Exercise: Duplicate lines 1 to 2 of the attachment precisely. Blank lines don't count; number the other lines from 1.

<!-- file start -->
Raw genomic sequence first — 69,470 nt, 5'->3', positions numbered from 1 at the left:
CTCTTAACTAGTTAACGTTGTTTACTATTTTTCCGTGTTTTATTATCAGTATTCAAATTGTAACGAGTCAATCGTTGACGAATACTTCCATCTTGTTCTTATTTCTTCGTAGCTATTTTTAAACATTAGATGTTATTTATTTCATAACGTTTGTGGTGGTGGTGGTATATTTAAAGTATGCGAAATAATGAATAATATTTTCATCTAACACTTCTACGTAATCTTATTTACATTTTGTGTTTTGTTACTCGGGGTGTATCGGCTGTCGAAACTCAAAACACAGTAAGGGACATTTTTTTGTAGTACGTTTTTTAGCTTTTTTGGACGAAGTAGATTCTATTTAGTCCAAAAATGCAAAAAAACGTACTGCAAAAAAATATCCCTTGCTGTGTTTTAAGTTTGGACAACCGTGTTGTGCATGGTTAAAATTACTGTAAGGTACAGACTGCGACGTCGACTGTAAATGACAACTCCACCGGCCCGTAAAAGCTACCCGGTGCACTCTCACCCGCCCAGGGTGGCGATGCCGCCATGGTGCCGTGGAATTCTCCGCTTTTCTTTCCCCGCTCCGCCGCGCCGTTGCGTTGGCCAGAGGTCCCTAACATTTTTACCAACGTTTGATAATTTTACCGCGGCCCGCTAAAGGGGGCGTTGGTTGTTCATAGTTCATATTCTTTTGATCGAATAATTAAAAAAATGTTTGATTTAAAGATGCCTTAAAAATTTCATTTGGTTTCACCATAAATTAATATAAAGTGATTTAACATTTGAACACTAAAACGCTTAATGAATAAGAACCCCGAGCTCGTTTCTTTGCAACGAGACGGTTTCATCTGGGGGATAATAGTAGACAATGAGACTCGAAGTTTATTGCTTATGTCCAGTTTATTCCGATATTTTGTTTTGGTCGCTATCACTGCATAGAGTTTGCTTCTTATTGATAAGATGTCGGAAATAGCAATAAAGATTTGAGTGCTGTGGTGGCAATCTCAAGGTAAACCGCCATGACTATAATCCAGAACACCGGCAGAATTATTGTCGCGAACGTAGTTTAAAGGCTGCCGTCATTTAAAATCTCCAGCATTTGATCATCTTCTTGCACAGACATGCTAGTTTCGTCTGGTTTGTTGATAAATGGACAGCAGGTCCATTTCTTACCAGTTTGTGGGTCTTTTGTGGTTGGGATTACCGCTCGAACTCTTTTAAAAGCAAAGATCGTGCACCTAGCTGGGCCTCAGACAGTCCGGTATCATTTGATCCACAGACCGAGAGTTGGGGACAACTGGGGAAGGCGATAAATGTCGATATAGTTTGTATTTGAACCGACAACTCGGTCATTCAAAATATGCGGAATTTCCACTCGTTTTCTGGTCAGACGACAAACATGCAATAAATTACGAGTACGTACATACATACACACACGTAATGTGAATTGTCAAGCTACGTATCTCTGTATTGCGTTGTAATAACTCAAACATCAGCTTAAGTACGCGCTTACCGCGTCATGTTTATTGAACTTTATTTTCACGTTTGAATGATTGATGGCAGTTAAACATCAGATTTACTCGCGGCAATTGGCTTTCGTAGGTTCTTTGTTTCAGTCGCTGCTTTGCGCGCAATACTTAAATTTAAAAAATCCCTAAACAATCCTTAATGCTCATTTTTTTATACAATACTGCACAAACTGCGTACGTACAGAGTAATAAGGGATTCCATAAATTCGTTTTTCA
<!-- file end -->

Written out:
Raw genomic sequence first — 69,470 nt, 5'->3', positions numbered from 1 at the left:
CTCTTAACTAGTTAACGTTGTTTACTATTTTTCCGTGTTTTATTATCAGTATTCAAATTGTAACGAGTCAATCGTTGACGAATACTTCCATCTTGTTCTTATTTCTTCGTAGCTATTTTTAAACATTAGATGTTATTTATTTCATAACGTTTGTGGTGGTGGTGGTATATTTAAAGTATGCGAAATAATGAATAATATTTTCATCTAACACTTCTACGTAATCTTATTTACATTTTGTGTTTTGTTACTCGGGGTGTATCGGCTGTCGAAACTCAAAACACAGTAAGGGACATTTTTTTGTAGTACGTTTTTTAGCTTTTTTGGACGAAGTAGATTCTATTTAGTCCAAAAATGCAAAAAAACGTACTGCAAAAAAATATCCCTTGCTGTGTTTTAAGTTTGGACAACCGTGTTGTGCATGGTTAAAATTACTGTAAGGTACAGACTGCGACGTCGACTGTAAATGACAACTCCACCGGCCCGTAAAAGCTACCCGGTGCACTCTCACCCGCCCAGGGTGGCGATGCCGCCATGGTGCCGTGGAATTCTCCGCTTTTCTTTCCCCGCTCCGCCGCGCCGTTGCGTTGGCCAGAGGTCCCTAACATTTTTACCAACGTTTGATAATTTTACCGCGGCCCGCTAAAGGGGGCGTTGGTTGTTCATAGTTCATATTCTTTTGATCGAATAATTAAAAAAATGTTTGATTTAAAGATGCCTTAAAAATTTCATTTGGTTTCACCATAAATTAATATAAAGTGATTTAACATTTGAACACTAAAACGCTTAATGAATAAGAACCCCGAGCTCGTTTCTTTGCAACGAGACGGTTTCATCTGGGGGATAATAGTAGACAATGAGACTCGAAGTTTATTGCTTATGTCCAGTTTATTCCGATATTTTGTTTTGGTCGCTATCACTGCATAGAGTTTGCTTCTTATTGATAAGATGTCGGAAATAGCAATAAAGATTTGAGTGCTGTGGTGGCAATCTCAAGGTAAACCGCCATGACTATAATCCAGAACACCGGCAGAATTATTGTCGCGAACGTAGTTTAAAGGCTGCCGTCATTTAAAATCTCCAGCATTTGATCATCTTCTTGCACAGACATGCTAGTTTCGTCTGGTTTGTTGATAAATGGACAGCAGGTCCATTTCTTACCAGTTTGTGGGTCTTTTGTGGTTGGGATTACCGCTCGAACTCTTTTAAAAGCAAAGATCGTGCACCTAGCTGGGCCTCAGACAGTCCGGTATCATTTGATCCACAGACCGAGAGTTGGGGACAACTGGGGAAGGCGATAAATGTCGATATAGTTTGTATTTGAACCGACAACTCGGTCATTCAAAATATGCGGAATTTCCACTCGTTTTCTGGTCAGACGACAAACATGCAATAAATTACGAGTACGTACATACATACACACACGTAATGTGAATTGTCAAGCTACGTATCTCTGTATTGCGTTGTAATAACTCAAACATCAGCTTAAGTACGCGCTTACCGCGTCATGTTTATTGAACTTTATTTTCACGTTTGAATGATTGATGGCAGTTAAACATCAGATTTACTCGCGGCAATTGGCTTTCGTAGGTTCTTTGTTTCAGTCGCTGCTTTGCGCGCAATACTTAAATTTAAAAAATCCCTAAACAATCCTTAATGCTCATTTTTTTATACAATACTGCACAAACTGCGTACGTACAGAGTAATAAGGGATTCCATAAATTCGTTTTTCA